First Jersey Securities Inc., the fast-growing brokerage firm, has obtained a federal court order halting a Securities and Exchange Commission fraud hearing set for today after the firm complained that the government agency lost all of the records necessary for the defense.

The records, some 22,000 pages, were contained in four filing cabinets and assorted boxes left in an SEC hearing room in the 41-story downtown New York federal building when earlier hearings adjourned two years ago, according to statements by First Jersey's president and majority owner, Robert E. Brennan, and the firm's lawyers in sworn affidavits filed in U. S. District Court here.

The records consisted of hearing transcripts, notes and documents, including original records of First Jersey stock transactions and outlines for cross examination of witnesses by First Jersey attorneys, according to the First Jersey affidavits.

First Jersey lawyer Lewis D. Lowenfels said in his affidavit that these records "are irreplacable documents vital to the defense of my clients and vital for the use of myself and my co-counsel during the trial."

On the basis of those affidavits, Chief Judge Clarkson Fisher granted a temporary injunction on Sept. 25 staying further SEC hearings into the activities of First Jersey until a further hearing set for Oct. 22.

It was a bizarre turn in the SEC's lengthy legal struggle with First Jersey, a securities brokerage firm formed in 1974 and now operating 23 offices nationwide, including an active Fairfax County branch.

The firm, which specializes in low-priced stocks of small companies, was accused by the SEC in a 1979 civil complaint of defrauding customers by manipulating stock prices in five separate instances between 1975 and 1978.

After nine months of testimony, the SEC hearings were interrupted midway in October 1980 as both sides began negotiating a possible settlement. In December 1980, Brennan and First Jersey tentatively accepted a proposed settlement with the SEC staff that would have barred him from any contact with the firm for six months, without an admission of violations by Brennan or the firm.

Brennan said in an interview that, although the SEC failed to prove its case in the initial hearings, he and the firm had accepted the proposed settlement to end the costly litigation. They then decided this summer to withdraw from the settlement and continue contesting the SEC complaint in order to defend the firm's reputation, according to Brennan.

Brennan today called the loss of the files "an outrage" because of the possibility that the case will be thrown out before his company has a chance "to vindicate ourselves."

"We have been subjected to many cheap shots and false allegations," he said in a telephone interview. "Just when it's our turn to come to bat, they lose our files."

SEC attorney Linda D. Fienberg declined comment, but said "We will respond fully" to First Jersey's charges in papers to be filed with the federal court here later in the month. The Oct. 22 hearing will be held here before Federal Judge H. Lee Sarokin.

According to the court papers here, hearings on the SEC complaint started on Nov. 20, 1979, before Administrative Law Judge David J. Markum, whose office is next to the 10th-floor hearing room. It soon became clear that the hearing would take "many months, if not years," said Lowenfels.

In defending First Jersey, Lowenfels said he and his fellow attorneys had "assembled an enormous volume of files" that eventually filled four multidrawer cabinets, several transfer files, suitcases, litigation bags, boxes and other recepticals, according to the affidavits. "We literally moved our office to the hearing room," said Brennan.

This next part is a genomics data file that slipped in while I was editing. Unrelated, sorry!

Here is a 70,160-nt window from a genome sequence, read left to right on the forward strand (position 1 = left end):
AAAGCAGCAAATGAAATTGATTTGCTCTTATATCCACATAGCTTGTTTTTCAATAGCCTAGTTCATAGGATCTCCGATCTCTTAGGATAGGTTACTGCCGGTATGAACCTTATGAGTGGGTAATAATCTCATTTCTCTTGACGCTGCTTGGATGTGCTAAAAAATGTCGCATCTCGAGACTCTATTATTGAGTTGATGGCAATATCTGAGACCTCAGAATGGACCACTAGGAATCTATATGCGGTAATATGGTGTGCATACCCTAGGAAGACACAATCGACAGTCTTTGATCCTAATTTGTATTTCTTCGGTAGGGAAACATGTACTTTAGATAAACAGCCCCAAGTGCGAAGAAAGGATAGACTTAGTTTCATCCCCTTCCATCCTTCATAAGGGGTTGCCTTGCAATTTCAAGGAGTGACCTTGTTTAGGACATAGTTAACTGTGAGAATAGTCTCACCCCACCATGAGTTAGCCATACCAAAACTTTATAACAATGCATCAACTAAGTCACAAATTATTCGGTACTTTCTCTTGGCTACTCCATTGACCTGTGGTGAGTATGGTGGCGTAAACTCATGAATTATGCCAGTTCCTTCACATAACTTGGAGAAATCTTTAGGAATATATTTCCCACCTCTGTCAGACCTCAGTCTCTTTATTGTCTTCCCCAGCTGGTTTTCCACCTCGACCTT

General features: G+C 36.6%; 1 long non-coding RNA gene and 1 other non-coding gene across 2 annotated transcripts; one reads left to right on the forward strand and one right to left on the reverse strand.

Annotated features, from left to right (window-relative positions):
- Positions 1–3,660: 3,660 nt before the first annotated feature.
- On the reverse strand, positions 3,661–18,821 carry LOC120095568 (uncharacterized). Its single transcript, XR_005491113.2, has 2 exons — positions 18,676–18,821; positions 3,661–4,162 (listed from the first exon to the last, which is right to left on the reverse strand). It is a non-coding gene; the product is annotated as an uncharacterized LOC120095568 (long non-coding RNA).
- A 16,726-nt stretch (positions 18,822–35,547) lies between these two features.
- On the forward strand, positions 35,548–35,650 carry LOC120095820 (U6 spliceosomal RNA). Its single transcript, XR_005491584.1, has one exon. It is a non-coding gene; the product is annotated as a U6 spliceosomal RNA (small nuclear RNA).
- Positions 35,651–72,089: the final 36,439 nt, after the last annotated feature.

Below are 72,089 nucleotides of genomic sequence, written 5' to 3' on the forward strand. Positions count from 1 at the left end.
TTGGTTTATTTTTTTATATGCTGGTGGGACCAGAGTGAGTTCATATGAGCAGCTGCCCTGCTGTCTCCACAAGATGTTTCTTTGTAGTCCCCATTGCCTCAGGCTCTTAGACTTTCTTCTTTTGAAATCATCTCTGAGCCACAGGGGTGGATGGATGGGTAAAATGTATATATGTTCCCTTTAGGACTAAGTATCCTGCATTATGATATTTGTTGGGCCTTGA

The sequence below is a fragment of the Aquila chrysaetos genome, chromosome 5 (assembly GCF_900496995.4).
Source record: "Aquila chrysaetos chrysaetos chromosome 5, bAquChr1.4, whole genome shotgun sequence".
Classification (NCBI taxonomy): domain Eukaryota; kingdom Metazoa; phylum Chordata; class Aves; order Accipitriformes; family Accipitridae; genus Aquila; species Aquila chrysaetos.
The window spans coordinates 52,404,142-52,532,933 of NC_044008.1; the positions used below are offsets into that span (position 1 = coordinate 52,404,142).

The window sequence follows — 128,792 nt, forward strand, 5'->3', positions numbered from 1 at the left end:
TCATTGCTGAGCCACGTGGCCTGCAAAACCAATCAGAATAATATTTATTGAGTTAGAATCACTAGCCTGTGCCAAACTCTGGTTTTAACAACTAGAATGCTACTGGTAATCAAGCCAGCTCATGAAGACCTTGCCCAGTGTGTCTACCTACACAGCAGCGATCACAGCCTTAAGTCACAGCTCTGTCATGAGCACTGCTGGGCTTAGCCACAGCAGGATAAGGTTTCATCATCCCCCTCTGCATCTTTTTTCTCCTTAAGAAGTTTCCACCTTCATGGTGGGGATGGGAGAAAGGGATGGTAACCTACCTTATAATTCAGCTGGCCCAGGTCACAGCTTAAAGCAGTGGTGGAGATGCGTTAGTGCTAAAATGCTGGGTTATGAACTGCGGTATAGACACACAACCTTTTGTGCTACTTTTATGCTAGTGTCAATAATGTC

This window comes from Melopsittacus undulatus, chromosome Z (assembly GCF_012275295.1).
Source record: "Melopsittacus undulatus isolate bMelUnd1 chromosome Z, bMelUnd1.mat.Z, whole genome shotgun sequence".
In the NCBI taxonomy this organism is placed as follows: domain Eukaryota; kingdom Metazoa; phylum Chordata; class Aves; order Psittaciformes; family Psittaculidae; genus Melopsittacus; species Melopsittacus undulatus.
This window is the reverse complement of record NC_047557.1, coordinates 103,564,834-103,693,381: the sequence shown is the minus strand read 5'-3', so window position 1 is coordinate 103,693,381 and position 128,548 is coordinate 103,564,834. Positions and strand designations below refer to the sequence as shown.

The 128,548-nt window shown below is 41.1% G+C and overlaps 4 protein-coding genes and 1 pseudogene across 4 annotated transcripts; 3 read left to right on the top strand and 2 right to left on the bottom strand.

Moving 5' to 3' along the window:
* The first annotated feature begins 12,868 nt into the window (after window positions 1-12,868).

These files were too enormous to be moved every day, so SEC officials said they could be stored in the hearing room, which Lowenfels described as "the most convenient, sensible approach" for both sides since it "lessened the risk of trial delays" because needed documents were not on hand.

The First Jersey attorney said the hearing room was locked each night, and government security guards checked people entering and leaving the federal building. Only government employes had keys to the hearing room, and even First Jersey lawyers had to ask for the room to be opened so they could look at their files. Furthermore, they said it was impossible to take large packages from the building without authorization from a federal official. The First Jersey affidavits said there were no records that any files had left the building.

Mentioning that the FBI had offices there, Lowenfels said in his affidavit, "Certainly I believed, if the federal building was safe to house sensitive government records, it would be equally safe to house my, my co-counsels' and my clients' files."

In December 1980, two months after the hearings were recessed, a paralegal working for First Jersey, Alice Ferrigni Rooke, went to the hearing room to get the files in order and found they were missing. She said in her affidavit that she noticed either the hearing room or the corridor outside it was being recarpeted. She told an SEC attorney, Patrick Finley, who, according to her affidavit, reported it to Michael T. Gregg, the SEC's chief enforcement attorney in New York who is handling the First Jersey case.

When Lowenfels called Gregg, the SEC attorney said the files likely had been moved to the adjoining office of Administrative Law Judge Markum. Lowenfels said he asked Gregg to verify this next time the SEC attorney visited the 10th floor and, "If there was a problem, to let me know." Lowenfels said in his affidavit that he heard nothing until last Aug. 26, when he asked to see the files and was told " 'there might be some problem.' "

"I told Gregg that this was a bombshell to me," Lowenfels said.

Despite a search by the SEC, the files had not turned up by mid-September. Ten days later, the securities firm went to court to stop the hearing.